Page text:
Free Things To Do In Cork
Not everything needs to cost money!
Free family attractions in Cork
In this lovely County there is just so much to do and not everything has to cost money. We have put together the following list to show you want can be done in Cork without breaking the bank. There is just so much to do with family and for individuals. Our top picks are below.
Cork City Lough is a 4 hectare lake located in the centre of the city and is a unique coarse angling area. It is primarily a carp fishery, however it also holds eel and small quantities of tench, perch and rudd.
The Lough is also an important wildfowl area, and the water attracts many birds including large numbers of Swans and Ducks. The lough is a favourite for families to visit and feed the birds. And also has a lovely playground for the children.
Fitzgerald Park home to Cork Public Museum on the Mardyke is just a short distance from Cork City centre and the University College Cork. Fitzgerald’s Park where the visitor and local alike can enjoy a riverside on the banks of the river Lee. Fitzgerald’s Park named after a previous Lord Mayor of Cork in 1901, Edward Fitzgerald, offers a quite retreat from the hustle and bustle of the city, with its beautiful tree lined avenues, brimming flower beds and rose garden to its many statues and sculptures and the large central fountain, this 18 acre park is a wonderful treat. Fitzgerald’s Park is a quiet haven, which has a playground for the children and a cafe to enjoy the view of the river Lee and across to the gardens and houses of the Sunday’s Well area. The park is also home to the famous “Shakey Bridge” which has recently been totally renovated.
Managed by The Glen Resource and Sports Centre on behalf of Cork City Council, the Tramore Valley Park boasts many activities for all the family
- BMX Track
- Rugby Pitches
- Outdoor Gym
- 5Km walk way
Farran is a small Park that has a lot to offer in terms of activities and features. It has a diverse mixture of tree and shrub species that make it attractive all year round for visiting. It’s location on the southern shore of Inniscarra lake offer fantastic views of the reservoir and the many rowers at every level who train here, from amateur to Olympian. The lake or reservoir was created in the mid-1950’s by flooding agricultural lands to store water for the nearby Inniscarra hydroelectric generating station.
Activities include – Aerial Trials, Zip wires, playground, nature walks, Orienteering, rowing.
The Park comprises approximately 166 hectares and is an outstanding example of an 18th century landscaped park in the ‘Capability Brown’ style. Mature groves of deciduous trees, several restored water features and a number of deer herds can be viewed along the many pathways within the Park. The pathways are generally accessible for people with special needs. Doneraile Court, the former residence of the St. Leger family, is situated within the Park. It is opened to the public following completion of restoration works, there is a Tea Rooms onsite (open 7 days a week) and New Large Children’s Playground. There are a number of free guided tours throughout the year, tours can be arranged for groups and visitors email: firstname.lastname@example.org. Doneraile Wildlife Park is free to visit during the opening times listed below.
Monday – Friday 08:00 – 20:00
Saturday – Sunday 09:00 – 20:00
Bank Holidays 09:00 – 20:00
Monday – Friday 08:00 – 17:00
Saturday – Sunday 09:00 – 17:00
Bank Holidays 09:00 – 17:00
The NEW €220,000 skatepark is finally open in Carrigaline, Cork and has been heralded as a “hugely positive” development for teenagers in the area. The Carrigaline Skare Park accommodates children of 10-years-old and over only. It is a great place in Cork for a free afternoon of fun with the kids.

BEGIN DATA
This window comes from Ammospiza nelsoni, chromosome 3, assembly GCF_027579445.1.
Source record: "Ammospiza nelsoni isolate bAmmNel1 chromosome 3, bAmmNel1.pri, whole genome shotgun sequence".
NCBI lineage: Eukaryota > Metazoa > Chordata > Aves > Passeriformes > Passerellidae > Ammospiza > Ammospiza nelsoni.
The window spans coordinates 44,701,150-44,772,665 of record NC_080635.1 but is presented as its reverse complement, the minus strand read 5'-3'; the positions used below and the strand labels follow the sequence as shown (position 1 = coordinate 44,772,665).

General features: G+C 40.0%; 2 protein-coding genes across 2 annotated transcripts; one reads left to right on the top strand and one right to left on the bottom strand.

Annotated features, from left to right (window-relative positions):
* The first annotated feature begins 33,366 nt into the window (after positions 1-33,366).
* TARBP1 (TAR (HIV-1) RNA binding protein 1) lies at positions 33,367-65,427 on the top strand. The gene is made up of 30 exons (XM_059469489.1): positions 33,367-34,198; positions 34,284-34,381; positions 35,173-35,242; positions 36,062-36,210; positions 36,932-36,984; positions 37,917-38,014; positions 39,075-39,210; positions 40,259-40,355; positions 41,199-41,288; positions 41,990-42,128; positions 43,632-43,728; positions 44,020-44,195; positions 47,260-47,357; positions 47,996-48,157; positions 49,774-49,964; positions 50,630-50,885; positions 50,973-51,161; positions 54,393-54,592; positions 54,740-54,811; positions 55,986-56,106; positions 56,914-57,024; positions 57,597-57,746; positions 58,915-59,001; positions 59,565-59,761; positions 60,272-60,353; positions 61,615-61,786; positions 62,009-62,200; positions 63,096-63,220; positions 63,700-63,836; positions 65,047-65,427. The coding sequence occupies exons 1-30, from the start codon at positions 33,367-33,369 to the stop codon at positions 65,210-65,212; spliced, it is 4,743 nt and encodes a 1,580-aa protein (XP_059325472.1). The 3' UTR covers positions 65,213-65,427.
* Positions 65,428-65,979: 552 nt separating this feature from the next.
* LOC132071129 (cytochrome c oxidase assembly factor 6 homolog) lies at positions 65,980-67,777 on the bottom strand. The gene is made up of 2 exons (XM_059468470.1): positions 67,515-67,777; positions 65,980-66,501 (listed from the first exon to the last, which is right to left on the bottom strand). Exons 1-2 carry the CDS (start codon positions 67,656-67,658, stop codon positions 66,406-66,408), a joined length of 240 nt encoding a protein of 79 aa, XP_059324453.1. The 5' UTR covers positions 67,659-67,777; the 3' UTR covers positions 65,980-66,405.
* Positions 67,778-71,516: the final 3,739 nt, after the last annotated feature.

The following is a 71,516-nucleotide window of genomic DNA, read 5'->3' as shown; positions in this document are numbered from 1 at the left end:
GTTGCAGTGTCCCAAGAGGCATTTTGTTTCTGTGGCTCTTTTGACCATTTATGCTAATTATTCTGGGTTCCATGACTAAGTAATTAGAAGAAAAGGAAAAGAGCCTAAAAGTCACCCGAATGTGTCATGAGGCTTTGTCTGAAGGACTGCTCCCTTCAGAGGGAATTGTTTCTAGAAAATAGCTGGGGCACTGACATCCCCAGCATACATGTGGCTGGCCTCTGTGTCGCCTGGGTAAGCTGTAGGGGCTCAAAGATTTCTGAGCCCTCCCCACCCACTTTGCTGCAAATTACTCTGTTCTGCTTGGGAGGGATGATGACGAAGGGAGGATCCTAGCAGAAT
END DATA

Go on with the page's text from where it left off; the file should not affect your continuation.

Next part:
Cork’s English Market has served the people of Cork in the face of famine, flood, war and multiple recessions. During this unprecedented public health crisis, we want to remain open to serve you, our customers. The English Market is, above all else, a food market for essential fresh produce.
The mix of traders in the English Market is as diverse as at any time of its existence. Small stalls sit alongside larger businesses, fledgling traders beside long-established family businesses passed down from one generation to the next. Meats and fish, herbs and spices, fruit and vegetables, sauces and oils, chocolates and cakes, cheeses and pastas – the Market caters for all culinary tastes and all eating occasions!! You’ll also find crockery, t-shirts, novelty items, clothes alterations and art – an eclectic mix itself creating a diversity of customers, adding to the unique atmosphere of the English Market. Having experienced the sights, sounds and smells of the Market, customers can unwind and sample it’s tastes and enjoy the banter from the various cafés, delis and food plates from the atypical stalls.
The Cathedral Church of St Colman, usually known as Cobh Cathedral, sometimes as Queenstown Cathedral, is a Roman Catholic cathedral in Cobh, Ireland. It is the cathedral church of the Diocese of Cloyne. It overlooks Cork harbour from a prominent position. Construction began in 1868 and was not completed until over half a century later due to increases in costs and revisions of the original plans. With the steeple being 91.4 metres tall (300 ft), the cathedral is the tallest church in Ireland. It used to be the second-tallest, only behind St John’s Cathedral in Limerick which was 94 metres tall, but newer measurements have shown that the St John’s spire is 81 metres tall and therefore only the fourth tallest church in Ireland.
Roche’s Point Lighthouse is situated at the entrance to Cork Harbour. A lighthouse was first established on 4 June 1817 to guide ships into Cork Harbour. The original tower was deemed too small and in 1835 was replaced by the larger present tower which is 49 feet high with a diameter of 12 feet.